Attuned parents can help set a foundation for a relationship of trust and openness – a channel through which kids can learn healthy communication. Kids need to be able to voice their concerns rather than hiding them. Parents can help develop healthy self-esteem in their kids by showing acceptance, helping them set realistic goals and by showing interest in their activities and schoolwork. Allowing their kids to safely explore failure is also key to building healthy resiliency. When adults are supportive, gentle adversity is a good opportunity to gain new skills and coping strategies. This is especially important for teens as they undergo the natural process of detachment from their parents.

Youth and teens can also learn to make healthy choices by focusing on the basics: eating a healthy diet, physical activity, learning good sleep hygiene practices, and monitoring their social media usage. One common challenge since the start of the pandemic has been increased screen time.  In fact, many youths over the past two years have exclusively used virtual services for socializing, academics, recreation, etc.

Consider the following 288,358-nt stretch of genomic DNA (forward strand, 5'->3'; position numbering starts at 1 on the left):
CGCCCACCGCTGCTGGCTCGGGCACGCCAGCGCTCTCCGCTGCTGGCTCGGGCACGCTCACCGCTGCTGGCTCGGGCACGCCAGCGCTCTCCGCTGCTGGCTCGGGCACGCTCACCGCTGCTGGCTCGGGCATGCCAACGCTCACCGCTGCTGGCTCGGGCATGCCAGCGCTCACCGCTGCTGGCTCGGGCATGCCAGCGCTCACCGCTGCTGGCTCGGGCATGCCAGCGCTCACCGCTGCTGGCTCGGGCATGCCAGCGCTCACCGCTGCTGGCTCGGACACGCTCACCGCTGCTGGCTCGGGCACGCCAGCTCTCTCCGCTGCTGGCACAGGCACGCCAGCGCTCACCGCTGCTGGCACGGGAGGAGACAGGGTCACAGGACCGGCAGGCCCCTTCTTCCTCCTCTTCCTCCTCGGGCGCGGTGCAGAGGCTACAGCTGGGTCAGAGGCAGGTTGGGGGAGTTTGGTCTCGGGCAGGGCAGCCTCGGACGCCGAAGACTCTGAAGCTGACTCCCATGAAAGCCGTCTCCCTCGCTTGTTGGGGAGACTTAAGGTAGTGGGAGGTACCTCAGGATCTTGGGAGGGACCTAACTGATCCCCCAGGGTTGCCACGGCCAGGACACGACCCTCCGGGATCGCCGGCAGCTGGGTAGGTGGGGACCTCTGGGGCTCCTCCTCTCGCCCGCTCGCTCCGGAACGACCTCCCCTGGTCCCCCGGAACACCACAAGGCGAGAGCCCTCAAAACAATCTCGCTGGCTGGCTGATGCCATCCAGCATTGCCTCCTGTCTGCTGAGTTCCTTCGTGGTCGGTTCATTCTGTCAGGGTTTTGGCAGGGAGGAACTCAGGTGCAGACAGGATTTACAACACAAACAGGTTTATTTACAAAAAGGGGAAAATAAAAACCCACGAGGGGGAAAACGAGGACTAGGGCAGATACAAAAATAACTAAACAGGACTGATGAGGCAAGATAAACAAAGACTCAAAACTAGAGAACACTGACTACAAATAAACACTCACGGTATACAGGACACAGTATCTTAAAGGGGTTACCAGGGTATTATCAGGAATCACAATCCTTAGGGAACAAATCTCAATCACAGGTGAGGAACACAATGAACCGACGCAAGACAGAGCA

According to pediatrician Dr. Kelley Zwicker, following the age-specific recommended screen times can aid in better sleep regulation and better eating habits.  Decreased screen time can also help prevent harmful factors such as video game addiction and exposure to cyberbullying.  

What are the benefits of early intervention in mental health?

 

  Due to the increasing rates of mental health issues in children and youth, access to early services is essential. Waiting for services has been associated with poorer overall mental health and physical health outcomes.

In contrast, early assessment and detection of warning signals allow for teaching children and youth the necessary skills for emotional self-regulation and allowing a safe space for open communication with a professional. This can be helpful for reducing anxiety, depression, and other challenges.  Providing support and coaching to parents can assist in building positive interactions as well as help them to best support their child.